There have been many articles written on the ways animals can help people with depression, anxiety and other mental health issues. There is even a Human Animal Bond Research Institute! Check out the research summaries they have on mental health and trauma/PTSD.
My first awareness of the importance of pets to mental health came in 1992. I had a friend living alone on social assistance and struggling with her mental health. I encouraged her to get a cat and we found a free kitten: an adorable calico with a lovely temperament. I saw how their bond developed in the early months, but then we moved and eventually she and I lost touch.
Several years later I received an unexpected phone call from my old friend. The cat had recently died and she had tracked me down through mutual acquaintances to thank me. She told me the cat had literally saved her life: she had made it through periods of suicidality because she loved the cat, it provided comfort and unconditional love, and it was a vulnerable creature she needed to look after.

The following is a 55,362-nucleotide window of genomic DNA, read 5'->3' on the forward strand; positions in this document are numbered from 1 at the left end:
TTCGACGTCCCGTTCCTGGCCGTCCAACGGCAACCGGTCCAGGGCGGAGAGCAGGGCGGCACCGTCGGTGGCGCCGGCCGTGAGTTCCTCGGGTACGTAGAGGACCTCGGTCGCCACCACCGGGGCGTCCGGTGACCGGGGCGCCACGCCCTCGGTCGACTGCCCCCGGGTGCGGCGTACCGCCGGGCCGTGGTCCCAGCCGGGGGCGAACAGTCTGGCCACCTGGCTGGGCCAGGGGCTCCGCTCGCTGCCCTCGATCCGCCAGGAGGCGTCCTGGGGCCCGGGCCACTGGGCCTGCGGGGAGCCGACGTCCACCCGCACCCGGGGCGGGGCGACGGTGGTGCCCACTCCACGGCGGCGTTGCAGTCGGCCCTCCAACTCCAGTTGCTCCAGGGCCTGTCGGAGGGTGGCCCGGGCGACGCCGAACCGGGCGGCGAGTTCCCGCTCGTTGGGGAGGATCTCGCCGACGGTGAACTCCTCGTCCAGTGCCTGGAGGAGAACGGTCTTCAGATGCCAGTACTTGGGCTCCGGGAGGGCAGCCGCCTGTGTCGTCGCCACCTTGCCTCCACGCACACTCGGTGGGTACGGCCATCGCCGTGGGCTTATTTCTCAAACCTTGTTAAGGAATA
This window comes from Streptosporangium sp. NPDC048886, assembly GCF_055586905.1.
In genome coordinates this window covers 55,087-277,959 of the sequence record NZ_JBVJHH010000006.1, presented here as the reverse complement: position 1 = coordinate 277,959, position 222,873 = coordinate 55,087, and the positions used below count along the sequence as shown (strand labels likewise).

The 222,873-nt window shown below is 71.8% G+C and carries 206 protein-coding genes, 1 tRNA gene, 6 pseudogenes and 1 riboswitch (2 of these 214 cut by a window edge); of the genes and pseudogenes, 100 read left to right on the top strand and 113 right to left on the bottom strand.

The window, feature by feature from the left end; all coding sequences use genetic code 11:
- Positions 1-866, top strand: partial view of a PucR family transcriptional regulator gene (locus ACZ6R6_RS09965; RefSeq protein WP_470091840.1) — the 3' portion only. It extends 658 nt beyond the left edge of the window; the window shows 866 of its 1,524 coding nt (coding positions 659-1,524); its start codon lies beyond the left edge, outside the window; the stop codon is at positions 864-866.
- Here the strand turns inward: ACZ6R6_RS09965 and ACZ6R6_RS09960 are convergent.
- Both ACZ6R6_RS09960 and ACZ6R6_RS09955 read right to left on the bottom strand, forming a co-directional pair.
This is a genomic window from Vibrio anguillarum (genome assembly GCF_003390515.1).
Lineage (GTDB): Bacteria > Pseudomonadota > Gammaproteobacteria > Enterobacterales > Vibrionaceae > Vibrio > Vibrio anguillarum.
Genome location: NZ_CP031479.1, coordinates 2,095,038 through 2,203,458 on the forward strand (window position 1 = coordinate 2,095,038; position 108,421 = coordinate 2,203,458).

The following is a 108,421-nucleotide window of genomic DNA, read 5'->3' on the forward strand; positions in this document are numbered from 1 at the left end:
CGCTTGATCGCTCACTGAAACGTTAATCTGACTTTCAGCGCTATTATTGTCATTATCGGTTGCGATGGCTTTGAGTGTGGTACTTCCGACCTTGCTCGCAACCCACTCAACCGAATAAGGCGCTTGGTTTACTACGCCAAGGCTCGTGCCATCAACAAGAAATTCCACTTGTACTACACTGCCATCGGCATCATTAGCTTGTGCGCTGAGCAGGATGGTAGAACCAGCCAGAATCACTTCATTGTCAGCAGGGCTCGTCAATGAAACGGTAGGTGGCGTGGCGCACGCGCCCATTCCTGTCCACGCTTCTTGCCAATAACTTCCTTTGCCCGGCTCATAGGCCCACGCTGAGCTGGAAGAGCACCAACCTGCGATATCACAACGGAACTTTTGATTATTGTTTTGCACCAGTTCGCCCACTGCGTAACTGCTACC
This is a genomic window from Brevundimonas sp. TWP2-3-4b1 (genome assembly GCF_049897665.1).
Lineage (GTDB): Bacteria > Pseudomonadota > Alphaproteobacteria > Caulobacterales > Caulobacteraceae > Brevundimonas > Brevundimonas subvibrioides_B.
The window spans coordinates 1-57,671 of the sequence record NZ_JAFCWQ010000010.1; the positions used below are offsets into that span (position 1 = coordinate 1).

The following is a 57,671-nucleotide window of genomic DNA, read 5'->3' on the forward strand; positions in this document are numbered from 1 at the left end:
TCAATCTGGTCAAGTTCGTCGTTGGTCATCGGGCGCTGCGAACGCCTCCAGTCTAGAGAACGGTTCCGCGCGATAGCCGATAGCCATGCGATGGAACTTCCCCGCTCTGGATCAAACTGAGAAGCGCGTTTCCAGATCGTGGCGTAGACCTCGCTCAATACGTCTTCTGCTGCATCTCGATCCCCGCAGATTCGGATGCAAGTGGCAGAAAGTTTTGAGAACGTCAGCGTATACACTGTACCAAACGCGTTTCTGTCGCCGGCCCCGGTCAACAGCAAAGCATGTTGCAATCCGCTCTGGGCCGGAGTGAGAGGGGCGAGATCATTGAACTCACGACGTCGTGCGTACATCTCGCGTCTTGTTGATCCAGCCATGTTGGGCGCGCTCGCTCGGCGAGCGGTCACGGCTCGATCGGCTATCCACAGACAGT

I always had pets as a child, but my first pet as an adult was a rescue dog I adopted because when I was alone at night I got very anxious. This was partly just my anxiety and partly a result of someone attempting to break in to my house late one night. Cindy was a Shepherd/Husky mix and remained with us for many years. I will always miss her.
In the past 10 years or so as my anxiety worsened, I adopted another dog and 2 cats. And a puppy for my daughter (the puppy grew up and moved away just as her person did). And a chinchilla who sadly isn’t with us anymore. I understand how animal hoarding develops. (There is a running family joke that I am a cat lady waiting to happen.)
The first cat, Ciate (aka OG Kitty) was a very small kitten when I got her. I was single and my daughter was rotating households as children of divorce do. Kitty and I bonded very deeply and to this day she is only happy when I am home. She likes my partner and his daughters, but she loves me.
Cassie is our Shepherd/Corgi rescue dog (Cochrane Humane Society) and she has been with us a little over a decade. Cassie is my constant companion in the garden and in the house. As I write this, she is a few feet away, curled up in bed. She’s my unofficial therapy dog.
Our latest addition is a long-haired Calico diva named Ivy. Ivy is another rescue we adopted from the Cochrane Humane Society last summer. She is quite wild at times, lots of fun to play with, an occasional cuddler and a constant flight risk.
I can’t imagine my life without animals in it. When I’m stressed, a few minutes petting a soft purring cat or a quiet walk with my dog is something I find immeasurably soothing.